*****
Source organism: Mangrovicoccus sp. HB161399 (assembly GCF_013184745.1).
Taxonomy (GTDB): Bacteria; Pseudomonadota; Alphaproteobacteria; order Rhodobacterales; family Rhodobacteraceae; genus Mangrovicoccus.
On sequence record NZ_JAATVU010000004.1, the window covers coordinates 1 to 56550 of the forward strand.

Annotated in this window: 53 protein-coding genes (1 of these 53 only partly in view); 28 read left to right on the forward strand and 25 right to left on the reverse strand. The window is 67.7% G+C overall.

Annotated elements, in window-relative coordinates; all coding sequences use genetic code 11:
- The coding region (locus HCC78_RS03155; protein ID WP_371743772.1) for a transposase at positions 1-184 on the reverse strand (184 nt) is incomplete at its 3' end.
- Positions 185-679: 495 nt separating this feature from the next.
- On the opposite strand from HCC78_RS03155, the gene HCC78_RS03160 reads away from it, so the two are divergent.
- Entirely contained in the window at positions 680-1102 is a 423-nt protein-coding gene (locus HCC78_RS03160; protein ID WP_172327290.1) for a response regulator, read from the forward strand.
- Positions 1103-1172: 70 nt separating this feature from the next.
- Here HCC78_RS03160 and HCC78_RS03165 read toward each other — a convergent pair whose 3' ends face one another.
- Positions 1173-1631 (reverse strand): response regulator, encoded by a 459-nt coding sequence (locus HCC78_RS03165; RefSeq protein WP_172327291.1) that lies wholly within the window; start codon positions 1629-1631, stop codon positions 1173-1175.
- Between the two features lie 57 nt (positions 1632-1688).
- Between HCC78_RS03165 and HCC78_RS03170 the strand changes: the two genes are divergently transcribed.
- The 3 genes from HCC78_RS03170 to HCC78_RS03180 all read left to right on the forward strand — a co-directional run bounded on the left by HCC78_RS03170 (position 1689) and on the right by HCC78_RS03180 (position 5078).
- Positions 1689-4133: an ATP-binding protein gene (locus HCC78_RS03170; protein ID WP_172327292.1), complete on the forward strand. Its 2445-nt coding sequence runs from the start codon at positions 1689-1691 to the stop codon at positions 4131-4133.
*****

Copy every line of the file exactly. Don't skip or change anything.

Source organism: Mangrovicoccus sp. HB161399 (assembly GCF_013184745.1).
Taxonomy (GTDB): Bacteria; Pseudomonadota; Alphaproteobacteria; order Rhodobacterales; family Rhodobacteraceae; genus Mangrovicoccus.
On sequence record NZ_JAATVU010000004.1, the window covers coordinates 1 to 56550 of the forward strand.

Annotated in this window: 53 protein-coding genes (1 of these 53 only partly in view); 28 read left to right on the forward strand and 25 right to left on the reverse strand. The window is 67.7% G+C overall.

Annotated elements, in window-relative coordinates; all coding sequences use genetic code 11:
- The coding region (locus HCC78_RS03155; protein ID WP_371743772.1) for a transposase at positions 1-184 on the reverse strand (184 nt) is incomplete at its 3' end.
- Positions 185-679: 495 nt separating this feature from the next.
- On the opposite strand from HCC78_RS03155, the gene HCC78_RS03160 reads away from it, so the two are divergent.
- Entirely contained in the window at positions 680-1102 is a 423-nt protein-coding gene (locus HCC78_RS03160; protein ID WP_172327290.1) for a response regulator, read from the forward strand.
- Positions 1103-1172: 70 nt separating this feature from the next.
- Here HCC78_RS03160 and HCC78_RS03165 read toward each other — a convergent pair whose 3' ends face one another.
- Positions 1173-1631 (reverse strand): response regulator, encoded by a 459-nt coding sequence (locus HCC78_RS03165; RefSeq protein WP_172327291.1) that lies wholly within the window; start codon positions 1629-1631, stop codon positions 1173-1175.
- Between the two features lie 57 nt (positions 1632-1688).
- Between HCC78_RS03165 and HCC78_RS03170 the strand changes: the two genes are divergently transcribed.
- The 3 genes from HCC78_RS03170 to HCC78_RS03180 all read left to right on the forward strand — a co-directional run bounded on the left by HCC78_RS03170 (position 1689) and on the right by HCC78_RS03180 (position 5078).
- Positions 1689-4133: an ATP-binding protein gene (locus HCC78_RS03170; protein ID WP_172327292.1), complete on the forward strand. Its 2445-nt coding sequence runs from the start codon at positions 1689-1691 to the stop codon at positions 4131-4133.